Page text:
CRICH PARISH

which consists of the villages of Crich, Fritchley and Whatstandwell

Crich Chase Meadows

Kieron Huston
Derbyshire Wildlife Trust

Crich Chase Meadows

Crich Chase Meadows is one of lowland Derbyshire’s most exciting and important wildlife sites. Its fields have never been fertilised or sprayed and it is still traditionally managed by a local farmer on behalf of the landowner National Grid. A walk across the grassland anytime from April to October will reveal a rich variety of life. Over one hundred plant species can be found including cowslips, agrimony, restharrow, field scabious, betony, heath speedwell, common bird’s-foot-trefoil, common knapweed and harebells. The plants are food for bees, wasps, bugs, moths, beetles and butterflies. In fact twenty-five different butterflies have been recorded at the site and on a single walk between July and August you might see as many as eighteen species. This could include the ‘wall’ a butterfly that has declined over the last ten years, but hangs on at Crich Chase, now its most southerly location in the County. Other species of conservation interest include the small heath, dingy skipper and if you are lucky you might see a purple hairstreak flitting above the leaves of mature oak trees. The Essex skipper has recently arrived at the site and in 2010 there was a sighting of a marbled white. Perhaps this will be the next species to colonise? Other interesting insects include a rare jewel beetle, mining bees, over fifty different hoverflies, three species of grasshopper and at least seven species of bumblebee.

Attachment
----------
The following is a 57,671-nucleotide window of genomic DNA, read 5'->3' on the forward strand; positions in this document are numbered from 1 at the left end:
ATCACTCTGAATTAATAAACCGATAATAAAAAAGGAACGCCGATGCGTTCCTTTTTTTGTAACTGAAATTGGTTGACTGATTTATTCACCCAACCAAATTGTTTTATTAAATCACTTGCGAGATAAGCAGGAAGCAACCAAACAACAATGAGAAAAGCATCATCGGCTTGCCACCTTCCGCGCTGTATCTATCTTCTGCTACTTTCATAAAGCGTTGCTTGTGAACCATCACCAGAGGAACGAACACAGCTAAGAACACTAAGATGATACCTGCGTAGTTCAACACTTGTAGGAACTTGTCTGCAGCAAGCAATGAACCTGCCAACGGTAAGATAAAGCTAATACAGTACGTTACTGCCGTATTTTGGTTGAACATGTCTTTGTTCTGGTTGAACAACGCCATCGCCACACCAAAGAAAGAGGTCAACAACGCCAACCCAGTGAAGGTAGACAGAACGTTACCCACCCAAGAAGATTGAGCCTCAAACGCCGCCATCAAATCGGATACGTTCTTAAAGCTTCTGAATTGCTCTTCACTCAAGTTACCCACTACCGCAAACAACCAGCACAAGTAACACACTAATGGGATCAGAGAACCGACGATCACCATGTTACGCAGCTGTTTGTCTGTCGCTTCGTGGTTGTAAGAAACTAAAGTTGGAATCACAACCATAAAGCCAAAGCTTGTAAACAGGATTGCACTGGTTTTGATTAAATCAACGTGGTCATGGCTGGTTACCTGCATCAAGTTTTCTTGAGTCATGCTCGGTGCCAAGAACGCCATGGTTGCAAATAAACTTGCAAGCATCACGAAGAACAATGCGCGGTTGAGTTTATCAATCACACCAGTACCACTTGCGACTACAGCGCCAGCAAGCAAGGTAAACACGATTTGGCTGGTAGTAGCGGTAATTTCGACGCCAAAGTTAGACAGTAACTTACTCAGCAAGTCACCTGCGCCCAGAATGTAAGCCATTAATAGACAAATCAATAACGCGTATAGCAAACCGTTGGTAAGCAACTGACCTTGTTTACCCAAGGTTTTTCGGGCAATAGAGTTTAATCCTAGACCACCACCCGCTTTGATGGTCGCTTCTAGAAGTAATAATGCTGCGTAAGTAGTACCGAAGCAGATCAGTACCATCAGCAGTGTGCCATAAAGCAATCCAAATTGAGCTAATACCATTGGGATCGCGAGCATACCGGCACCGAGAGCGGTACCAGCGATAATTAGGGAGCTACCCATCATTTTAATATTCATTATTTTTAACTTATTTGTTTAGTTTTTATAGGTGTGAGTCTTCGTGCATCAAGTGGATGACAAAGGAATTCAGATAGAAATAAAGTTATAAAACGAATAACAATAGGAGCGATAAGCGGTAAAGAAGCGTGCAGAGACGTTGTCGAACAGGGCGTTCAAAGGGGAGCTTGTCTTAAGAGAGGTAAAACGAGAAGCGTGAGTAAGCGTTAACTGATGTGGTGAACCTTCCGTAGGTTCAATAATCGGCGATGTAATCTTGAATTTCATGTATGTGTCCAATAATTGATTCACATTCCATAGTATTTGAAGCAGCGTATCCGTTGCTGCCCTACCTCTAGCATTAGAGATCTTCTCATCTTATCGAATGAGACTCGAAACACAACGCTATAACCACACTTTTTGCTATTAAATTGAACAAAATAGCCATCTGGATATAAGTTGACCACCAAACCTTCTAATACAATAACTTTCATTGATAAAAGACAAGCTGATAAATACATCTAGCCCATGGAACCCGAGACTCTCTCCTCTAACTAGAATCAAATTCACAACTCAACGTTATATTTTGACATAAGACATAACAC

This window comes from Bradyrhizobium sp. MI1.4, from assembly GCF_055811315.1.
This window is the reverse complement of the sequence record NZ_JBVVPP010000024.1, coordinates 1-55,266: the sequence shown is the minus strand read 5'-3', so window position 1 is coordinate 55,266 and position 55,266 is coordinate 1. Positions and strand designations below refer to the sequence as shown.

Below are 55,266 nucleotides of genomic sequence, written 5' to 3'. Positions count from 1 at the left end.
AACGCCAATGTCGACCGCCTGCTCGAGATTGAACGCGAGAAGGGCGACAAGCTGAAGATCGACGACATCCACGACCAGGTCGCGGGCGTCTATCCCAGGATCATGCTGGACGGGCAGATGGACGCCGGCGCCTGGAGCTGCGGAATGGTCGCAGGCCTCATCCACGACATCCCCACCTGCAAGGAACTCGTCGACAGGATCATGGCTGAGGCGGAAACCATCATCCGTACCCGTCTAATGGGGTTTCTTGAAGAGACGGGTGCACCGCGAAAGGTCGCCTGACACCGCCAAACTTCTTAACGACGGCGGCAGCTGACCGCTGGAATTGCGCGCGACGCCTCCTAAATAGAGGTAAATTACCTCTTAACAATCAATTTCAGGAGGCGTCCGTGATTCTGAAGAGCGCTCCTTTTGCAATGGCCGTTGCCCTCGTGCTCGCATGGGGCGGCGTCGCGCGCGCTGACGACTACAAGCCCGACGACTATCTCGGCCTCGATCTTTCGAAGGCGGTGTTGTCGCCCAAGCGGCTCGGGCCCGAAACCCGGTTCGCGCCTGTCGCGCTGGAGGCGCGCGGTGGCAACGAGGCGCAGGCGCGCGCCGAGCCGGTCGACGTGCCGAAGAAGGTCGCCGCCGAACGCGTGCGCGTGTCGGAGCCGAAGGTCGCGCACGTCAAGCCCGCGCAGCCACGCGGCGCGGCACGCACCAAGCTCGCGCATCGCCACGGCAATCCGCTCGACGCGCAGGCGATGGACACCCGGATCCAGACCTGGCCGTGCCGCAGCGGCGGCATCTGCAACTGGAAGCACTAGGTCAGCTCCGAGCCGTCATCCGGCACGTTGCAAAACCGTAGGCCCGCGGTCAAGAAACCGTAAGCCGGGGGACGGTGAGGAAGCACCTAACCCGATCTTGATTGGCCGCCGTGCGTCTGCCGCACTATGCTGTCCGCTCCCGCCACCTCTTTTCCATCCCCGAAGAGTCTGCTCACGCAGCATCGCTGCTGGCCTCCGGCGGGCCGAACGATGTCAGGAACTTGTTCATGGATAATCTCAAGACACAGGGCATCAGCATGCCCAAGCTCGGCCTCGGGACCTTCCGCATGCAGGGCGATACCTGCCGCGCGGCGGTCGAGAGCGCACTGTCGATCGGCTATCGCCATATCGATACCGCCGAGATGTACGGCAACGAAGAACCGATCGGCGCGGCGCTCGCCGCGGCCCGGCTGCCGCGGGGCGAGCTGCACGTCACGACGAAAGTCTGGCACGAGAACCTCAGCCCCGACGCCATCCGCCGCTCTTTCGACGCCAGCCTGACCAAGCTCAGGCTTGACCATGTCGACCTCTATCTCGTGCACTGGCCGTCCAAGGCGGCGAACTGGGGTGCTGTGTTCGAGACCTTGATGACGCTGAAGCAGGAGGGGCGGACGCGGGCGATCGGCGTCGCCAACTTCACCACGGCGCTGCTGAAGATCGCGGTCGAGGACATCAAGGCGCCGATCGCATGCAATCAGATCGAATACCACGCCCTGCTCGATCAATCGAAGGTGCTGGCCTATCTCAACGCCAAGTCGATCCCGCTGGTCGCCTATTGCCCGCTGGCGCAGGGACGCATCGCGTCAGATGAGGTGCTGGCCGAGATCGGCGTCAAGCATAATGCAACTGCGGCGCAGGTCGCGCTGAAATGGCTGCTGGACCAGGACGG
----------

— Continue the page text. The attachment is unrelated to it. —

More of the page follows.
Across the grassland, especially where the soils are more acid in nature over one hundred different species of fungi may be found fruiting in the autumn. A recent survey has concluded that the site is nationally important for it’s assemblage of waxcap fungi. 

Birds too abound in the woodlands, scrub and meadows, most noticeably in spring and early summer when the site rings with the songs of willow warbler, garden warbler, blackcap, dunnock, bullfinch, song thrush, wrens and robins. All three British woodpeckers are found in this area and may be seen flying over the site or feeding in the adjacent woodlands. In winter the woodcock feeds around the woodland and meadow edges.

Derbyshire Wildlife Trust has now identified over five hundred species that rely on this site. But we are keen to carry on building a picture of the wildlife of the meadows so please feel free to notify the Trust of your own wildlife sightings in the future.

The meadows are accessible on public footpaths from the end of Top Hagg Lane, Fritchley (SK351523). 

agrimont on Chase Meadows

Agrimony

Grey Mining Bee on Chase Meadow

Grey Mining Bee (Andrena cineraria)

Crich chase Meadow butterfly

Small Tortoise shell butterfly

Chase Meadows butterfly

Wall Butterfly

All the photographs were taken by Kieron Huston on Crich Chase Meadows (except the 'wall" butterfly which was taken at Alport Heights to replace one of lesser clarity taken on the Meadows).

Members of Derbyshire Wildlife Trust support this County effort to preserve local wildlife.
Kieron Huston is the Senior Wildlife Sites Officer of the DWT can be contacted as follows:

enquiries@derbyshirewt.co.uk
 

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